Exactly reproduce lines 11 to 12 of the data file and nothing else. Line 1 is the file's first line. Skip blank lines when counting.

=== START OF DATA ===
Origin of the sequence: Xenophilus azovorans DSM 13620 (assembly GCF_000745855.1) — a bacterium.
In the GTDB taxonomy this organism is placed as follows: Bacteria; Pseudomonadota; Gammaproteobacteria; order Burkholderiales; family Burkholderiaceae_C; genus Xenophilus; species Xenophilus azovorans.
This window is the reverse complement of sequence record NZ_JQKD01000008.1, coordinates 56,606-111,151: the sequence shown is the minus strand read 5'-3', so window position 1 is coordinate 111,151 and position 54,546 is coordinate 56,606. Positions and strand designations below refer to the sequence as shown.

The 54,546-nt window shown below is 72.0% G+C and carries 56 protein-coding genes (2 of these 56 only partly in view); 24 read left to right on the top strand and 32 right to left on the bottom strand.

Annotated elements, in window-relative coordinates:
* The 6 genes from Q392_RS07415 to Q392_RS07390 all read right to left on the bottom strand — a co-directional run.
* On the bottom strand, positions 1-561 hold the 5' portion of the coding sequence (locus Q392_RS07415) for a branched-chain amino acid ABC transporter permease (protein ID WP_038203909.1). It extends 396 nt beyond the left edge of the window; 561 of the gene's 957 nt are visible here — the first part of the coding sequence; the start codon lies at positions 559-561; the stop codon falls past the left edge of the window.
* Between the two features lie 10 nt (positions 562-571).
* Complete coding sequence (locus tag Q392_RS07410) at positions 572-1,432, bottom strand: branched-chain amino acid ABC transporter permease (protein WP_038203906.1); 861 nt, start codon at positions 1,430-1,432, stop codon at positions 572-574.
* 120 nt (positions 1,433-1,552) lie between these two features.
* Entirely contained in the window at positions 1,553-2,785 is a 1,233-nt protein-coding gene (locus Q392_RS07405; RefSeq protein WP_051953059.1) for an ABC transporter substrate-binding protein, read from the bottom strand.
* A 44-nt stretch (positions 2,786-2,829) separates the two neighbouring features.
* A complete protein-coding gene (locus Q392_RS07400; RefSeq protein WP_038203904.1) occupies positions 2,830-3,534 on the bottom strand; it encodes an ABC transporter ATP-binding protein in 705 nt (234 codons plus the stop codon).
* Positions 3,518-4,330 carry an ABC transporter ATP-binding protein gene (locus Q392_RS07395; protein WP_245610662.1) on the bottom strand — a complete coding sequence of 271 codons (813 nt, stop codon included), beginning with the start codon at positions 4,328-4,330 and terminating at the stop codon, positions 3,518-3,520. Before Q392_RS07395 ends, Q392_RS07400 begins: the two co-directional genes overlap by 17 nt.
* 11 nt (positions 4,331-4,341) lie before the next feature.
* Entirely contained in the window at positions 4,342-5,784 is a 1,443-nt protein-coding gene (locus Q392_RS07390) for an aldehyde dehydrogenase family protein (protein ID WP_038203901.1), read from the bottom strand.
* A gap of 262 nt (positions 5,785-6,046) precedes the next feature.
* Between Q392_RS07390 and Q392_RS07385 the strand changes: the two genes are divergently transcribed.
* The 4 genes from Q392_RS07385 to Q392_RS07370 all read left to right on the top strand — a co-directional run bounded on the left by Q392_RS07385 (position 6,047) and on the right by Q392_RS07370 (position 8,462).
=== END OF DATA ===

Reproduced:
* Entirely contained in the window at positions 1,553-2,785 is a 1,233-nt protein-coding gene (locus Q392_RS07405; RefSeq protein WP_051953059.1) for an ABC transporter substrate-binding protein, read from the bottom strand.
* A 44-nt stretch (positions 2,786-2,829) separates the two neighbouring features.